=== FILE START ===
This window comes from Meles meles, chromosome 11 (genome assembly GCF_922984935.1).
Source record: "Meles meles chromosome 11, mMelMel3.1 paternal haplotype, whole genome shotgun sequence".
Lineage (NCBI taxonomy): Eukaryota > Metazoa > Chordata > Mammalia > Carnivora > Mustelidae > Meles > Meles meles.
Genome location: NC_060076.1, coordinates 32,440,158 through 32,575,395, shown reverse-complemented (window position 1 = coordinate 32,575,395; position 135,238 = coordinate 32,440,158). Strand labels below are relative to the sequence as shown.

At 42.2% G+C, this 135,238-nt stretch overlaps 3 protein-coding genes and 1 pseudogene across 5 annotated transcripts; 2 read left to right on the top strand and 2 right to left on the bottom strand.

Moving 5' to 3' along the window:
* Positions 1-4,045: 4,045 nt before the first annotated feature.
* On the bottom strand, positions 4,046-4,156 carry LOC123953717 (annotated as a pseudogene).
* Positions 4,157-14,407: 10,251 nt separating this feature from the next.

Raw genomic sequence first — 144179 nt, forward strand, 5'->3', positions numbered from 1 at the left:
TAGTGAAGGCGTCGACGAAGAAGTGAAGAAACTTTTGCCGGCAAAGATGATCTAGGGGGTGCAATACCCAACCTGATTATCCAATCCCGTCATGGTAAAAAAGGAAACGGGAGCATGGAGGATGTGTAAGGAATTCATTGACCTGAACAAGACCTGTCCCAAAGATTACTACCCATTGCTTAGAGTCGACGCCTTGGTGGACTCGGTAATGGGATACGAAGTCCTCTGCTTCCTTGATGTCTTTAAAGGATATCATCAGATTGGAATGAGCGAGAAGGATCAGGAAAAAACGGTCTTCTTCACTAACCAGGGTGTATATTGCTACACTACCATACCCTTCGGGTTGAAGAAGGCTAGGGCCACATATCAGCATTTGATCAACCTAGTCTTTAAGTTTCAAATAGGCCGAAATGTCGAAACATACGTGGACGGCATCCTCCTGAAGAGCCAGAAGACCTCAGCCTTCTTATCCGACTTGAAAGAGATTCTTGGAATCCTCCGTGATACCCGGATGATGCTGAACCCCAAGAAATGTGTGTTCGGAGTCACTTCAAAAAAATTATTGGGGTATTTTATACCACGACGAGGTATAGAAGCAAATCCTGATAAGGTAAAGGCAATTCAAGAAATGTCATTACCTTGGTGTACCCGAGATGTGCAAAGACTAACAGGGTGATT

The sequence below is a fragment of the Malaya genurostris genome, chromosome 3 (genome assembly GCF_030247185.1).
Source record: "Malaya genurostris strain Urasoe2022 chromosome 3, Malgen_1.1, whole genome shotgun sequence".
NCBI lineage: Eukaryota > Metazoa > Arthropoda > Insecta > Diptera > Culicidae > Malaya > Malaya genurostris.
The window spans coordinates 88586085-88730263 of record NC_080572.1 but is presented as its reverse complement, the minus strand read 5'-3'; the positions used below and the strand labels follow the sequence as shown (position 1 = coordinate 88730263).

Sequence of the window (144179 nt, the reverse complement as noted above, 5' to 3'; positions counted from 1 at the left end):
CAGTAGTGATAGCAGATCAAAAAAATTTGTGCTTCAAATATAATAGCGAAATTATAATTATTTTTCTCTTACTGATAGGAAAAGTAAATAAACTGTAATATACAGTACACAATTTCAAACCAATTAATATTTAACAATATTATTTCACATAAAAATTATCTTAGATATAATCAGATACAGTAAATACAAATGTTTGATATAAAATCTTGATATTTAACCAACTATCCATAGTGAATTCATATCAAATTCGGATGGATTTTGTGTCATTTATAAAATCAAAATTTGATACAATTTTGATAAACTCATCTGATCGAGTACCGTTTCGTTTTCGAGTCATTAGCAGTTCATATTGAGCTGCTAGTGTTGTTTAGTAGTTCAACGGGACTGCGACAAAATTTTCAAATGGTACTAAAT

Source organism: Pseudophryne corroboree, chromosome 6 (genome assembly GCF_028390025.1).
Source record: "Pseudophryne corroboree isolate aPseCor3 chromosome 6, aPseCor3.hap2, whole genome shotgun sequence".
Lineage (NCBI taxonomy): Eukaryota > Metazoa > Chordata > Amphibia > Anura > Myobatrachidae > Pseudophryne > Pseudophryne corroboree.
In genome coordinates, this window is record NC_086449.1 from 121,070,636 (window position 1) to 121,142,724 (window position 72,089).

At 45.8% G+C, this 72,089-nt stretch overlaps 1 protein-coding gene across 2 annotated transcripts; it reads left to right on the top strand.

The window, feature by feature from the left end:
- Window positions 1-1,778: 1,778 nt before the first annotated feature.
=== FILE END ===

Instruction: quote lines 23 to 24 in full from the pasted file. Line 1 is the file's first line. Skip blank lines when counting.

The window, feature by feature from the left end:
- Window positions 1-1,778: 1,778 nt before the first annotated feature.